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I need to highlight search terms in a block of text.

My initial thought was looping though the search terms. But is there an easier way?

Here is what I'm thinking using a loop...

public string HighlightText(string inputText)
    string[] sessionPhrases = (string[])Session["KeywordPhrase"];
    string description = inputText;

    foreach (string field in sessionPhrases)
        Regex expression = new Regex(field, RegexOptions.IgnoreCase);
        description = expression.Replace(description, 
                                         new MatchEvaluator(ReplaceKeywords));
    return description;

public string ReplaceKeywords(Match m)
    return "<span style='color:red;'>" + m.Value + "</span>";
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What do you mean by easier? That code looks pretty easy to me. Do you mean more efficient, shorter, more useful.... ? –  jhsowter Feb 15 '12 at 5:41
yes, more efficient. is there a regex replace function that handles array replacement already? –  user713813 Feb 15 '12 at 5:50
It is very important to use Regex.Escape on your field. Otherwise you could get "regex injection", granted, not as bad as sql injection but not good nonetheless. –  jessehouwing Feb 15 '12 at 8:44
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2 Answers

up vote 0 down vote accepted

You could replace the loop with something like:

string[] phrases = ...
var re = String.Join("|", phrases.Select(s => Regex.Escape(s)).ToArray());
text = Regex.Replace(re, text, new MatchEvaluator(SomeFunction), RegexOptions.IgnoreCase);
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You might want to add @"\b(" +re + @")\b"; around that so that you only highlight exact matches. –  jessehouwing Feb 15 '12 at 8:45
Also note that when you use this construct, you no longer need a MatchEvaluator. –  jessehouwing Feb 15 '12 at 8:49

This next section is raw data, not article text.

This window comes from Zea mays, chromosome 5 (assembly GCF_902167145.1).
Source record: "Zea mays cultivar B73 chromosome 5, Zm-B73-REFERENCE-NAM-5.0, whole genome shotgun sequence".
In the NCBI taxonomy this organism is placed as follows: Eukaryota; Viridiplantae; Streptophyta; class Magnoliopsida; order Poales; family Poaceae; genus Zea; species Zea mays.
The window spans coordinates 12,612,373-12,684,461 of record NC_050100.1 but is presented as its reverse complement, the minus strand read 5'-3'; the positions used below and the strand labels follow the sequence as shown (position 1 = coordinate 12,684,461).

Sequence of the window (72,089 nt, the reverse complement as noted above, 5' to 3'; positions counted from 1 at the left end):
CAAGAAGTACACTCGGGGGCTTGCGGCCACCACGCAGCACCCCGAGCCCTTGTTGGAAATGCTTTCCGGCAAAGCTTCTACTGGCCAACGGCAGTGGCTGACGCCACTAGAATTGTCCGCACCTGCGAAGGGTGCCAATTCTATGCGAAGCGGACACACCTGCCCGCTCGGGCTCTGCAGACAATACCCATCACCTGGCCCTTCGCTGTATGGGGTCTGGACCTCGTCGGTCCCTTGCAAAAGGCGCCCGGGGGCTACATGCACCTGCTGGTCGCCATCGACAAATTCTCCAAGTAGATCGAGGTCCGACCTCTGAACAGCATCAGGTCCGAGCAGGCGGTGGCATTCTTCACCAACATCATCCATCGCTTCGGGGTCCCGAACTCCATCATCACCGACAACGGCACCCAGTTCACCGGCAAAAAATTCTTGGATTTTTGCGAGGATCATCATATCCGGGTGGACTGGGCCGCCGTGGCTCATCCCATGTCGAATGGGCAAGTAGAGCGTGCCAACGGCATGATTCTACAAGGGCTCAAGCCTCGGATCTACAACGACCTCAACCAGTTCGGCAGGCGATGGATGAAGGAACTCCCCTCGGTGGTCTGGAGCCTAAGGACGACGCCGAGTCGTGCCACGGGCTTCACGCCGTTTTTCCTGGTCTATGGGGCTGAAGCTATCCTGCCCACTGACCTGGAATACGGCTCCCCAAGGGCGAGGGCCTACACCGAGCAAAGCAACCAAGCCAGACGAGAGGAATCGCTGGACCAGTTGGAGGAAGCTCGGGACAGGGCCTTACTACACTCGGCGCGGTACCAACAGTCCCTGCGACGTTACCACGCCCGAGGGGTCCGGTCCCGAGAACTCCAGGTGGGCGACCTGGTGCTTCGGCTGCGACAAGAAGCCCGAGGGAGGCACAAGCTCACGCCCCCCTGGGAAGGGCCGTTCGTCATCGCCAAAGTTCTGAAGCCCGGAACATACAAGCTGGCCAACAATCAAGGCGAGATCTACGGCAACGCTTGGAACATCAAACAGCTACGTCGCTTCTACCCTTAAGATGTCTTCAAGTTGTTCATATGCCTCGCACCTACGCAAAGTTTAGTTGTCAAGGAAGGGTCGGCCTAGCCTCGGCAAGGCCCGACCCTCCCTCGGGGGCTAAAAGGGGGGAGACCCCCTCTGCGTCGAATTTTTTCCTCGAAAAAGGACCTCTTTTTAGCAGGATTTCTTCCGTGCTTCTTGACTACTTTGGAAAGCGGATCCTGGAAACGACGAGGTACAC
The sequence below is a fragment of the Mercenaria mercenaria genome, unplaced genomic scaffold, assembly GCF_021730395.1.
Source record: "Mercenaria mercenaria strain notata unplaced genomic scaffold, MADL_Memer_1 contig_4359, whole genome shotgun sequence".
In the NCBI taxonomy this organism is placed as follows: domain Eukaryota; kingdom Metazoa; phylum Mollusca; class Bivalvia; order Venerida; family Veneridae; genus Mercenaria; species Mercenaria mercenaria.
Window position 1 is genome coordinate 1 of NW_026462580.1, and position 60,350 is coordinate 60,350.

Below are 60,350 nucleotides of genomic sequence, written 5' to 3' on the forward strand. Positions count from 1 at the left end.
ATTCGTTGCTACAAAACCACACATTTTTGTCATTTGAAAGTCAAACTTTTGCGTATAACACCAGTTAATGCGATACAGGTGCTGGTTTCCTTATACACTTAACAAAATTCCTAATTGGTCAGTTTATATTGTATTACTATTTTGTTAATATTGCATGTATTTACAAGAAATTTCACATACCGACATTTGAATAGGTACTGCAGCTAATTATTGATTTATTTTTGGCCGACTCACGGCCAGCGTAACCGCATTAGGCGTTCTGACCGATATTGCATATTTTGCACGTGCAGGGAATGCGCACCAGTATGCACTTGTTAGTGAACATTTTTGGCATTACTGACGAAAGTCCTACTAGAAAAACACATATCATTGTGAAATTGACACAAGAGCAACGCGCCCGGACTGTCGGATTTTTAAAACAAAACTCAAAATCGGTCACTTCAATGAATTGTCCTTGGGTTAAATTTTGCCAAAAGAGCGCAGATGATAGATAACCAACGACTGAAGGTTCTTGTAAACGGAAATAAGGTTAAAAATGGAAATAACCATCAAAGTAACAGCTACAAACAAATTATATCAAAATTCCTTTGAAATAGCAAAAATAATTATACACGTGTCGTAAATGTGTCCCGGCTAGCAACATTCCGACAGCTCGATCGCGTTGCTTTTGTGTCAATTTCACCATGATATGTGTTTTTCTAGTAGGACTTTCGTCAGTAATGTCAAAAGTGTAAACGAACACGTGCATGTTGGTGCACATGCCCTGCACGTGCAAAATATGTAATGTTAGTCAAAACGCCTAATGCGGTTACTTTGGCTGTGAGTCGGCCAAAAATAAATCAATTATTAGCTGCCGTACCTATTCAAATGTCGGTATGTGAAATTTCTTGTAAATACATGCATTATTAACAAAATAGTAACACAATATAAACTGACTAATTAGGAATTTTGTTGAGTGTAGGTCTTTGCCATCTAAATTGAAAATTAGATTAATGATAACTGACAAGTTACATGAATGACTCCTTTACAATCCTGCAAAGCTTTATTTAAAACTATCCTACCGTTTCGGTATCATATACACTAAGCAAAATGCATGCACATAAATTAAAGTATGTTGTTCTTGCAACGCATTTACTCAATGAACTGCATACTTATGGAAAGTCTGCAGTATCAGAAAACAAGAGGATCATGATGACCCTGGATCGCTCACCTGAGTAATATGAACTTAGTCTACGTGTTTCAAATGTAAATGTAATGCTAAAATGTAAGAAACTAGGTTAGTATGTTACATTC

How is this more efficient? –  jhsowter Feb 15 '12 at 23:30
@jhsowter, text is read only "once". While in the original solution it's read "once" for every word/phrase. –  Qtax Feb 16 '12 at 1:20
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Extending on Qtax's answer:

phrases = ...

// Use Regex.Escape to prevent ., (, * and other special characters to break the search
string re = String.Join("|", phrases.Select(s => Regex.Escape(s)).ToArray());

// Use \b (expression) \b to ensure you're only matching whole words, not partial words
re = @"\b(?:" +re + @")\b"

// use a simple replacement pattern instead of a MatchEvaluator
string replacement = "<span style='color:red;'>$0</span>";
text = Regex.Replace(re, text, replacement, RegexOptions.IgnoreCase);

Not that if you're already replacing data inside HTML, it might not be a good idea to use Regex to replace just anything in the content, you might end up getting:

<<span style='color:red;'>script</span>> 

if someone is searching for the term script.

To prevent that from happening, you could use the HTML Agility Pack in combination with Regex.

You might also want to check out this post which deals with a very similar issue.

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You seem to be assuming the "keywords" always start and end with word characters. I'd get a ruling on that before suggesting the use of \b. –  Alan Moore Feb 15 '12 at 10:04
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